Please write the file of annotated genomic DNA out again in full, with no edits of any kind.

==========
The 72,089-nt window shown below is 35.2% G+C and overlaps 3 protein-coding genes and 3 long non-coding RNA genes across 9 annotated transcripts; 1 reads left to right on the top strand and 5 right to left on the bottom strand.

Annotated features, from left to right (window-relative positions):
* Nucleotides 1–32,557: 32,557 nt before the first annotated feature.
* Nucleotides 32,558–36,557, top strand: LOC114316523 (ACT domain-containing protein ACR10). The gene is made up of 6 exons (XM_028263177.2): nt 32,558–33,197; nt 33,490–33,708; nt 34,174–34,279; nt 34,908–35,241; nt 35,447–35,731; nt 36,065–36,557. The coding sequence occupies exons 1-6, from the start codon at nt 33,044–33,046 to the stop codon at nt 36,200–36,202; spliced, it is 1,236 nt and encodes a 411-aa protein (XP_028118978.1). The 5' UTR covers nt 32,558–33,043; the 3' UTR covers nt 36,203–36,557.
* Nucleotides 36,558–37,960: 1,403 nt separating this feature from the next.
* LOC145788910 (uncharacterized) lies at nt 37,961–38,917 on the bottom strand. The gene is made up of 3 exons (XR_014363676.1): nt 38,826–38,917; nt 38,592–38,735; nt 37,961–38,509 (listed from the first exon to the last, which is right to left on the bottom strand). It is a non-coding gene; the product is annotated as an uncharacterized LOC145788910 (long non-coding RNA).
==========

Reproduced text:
The 72,089-nt window shown below is 35.2% G+C and overlaps 3 protein-coding genes and 3 long non-coding RNA genes across 9 annotated transcripts; 1 reads left to right on the top strand and 5 right to left on the bottom strand.

Annotated features, from left to right (window-relative positions):
* Nucleotides 1–32,557: 32,557 nt before the first annotated feature.
* Nucleotides 32,558–36,557, top strand: LOC114316523 (ACT domain-containing protein ACR10). The gene is made up of 6 exons (XM_028263177.2): nt 32,558–33,197; nt 33,490–33,708; nt 34,174–34,279; nt 34,908–35,241; nt 35,447–35,731; nt 36,065–36,557. The coding sequence occupies exons 1-6, from the start codon at nt 33,044–33,046 to the stop codon at nt 36,200–36,202; spliced, it is 1,236 nt and encodes a 411-aa protein (XP_028118978.1). The 5' UTR covers nt 32,558–33,043; the 3' UTR covers nt 36,203–36,557.
* Nucleotides 36,558–37,960: 1,403 nt separating this feature from the next.
* LOC145788910 (uncharacterized) lies at nt 37,961–38,917 on the bottom strand. The gene is made up of 3 exons (XR_014363676.1): nt 38,826–38,917; nt 38,592–38,735; nt 37,961–38,509 (listed from the first exon to the last, which is right to left on the bottom strand). It is a non-coding gene; the product is annotated as an uncharacterized LOC145788910 (long non-coding RNA).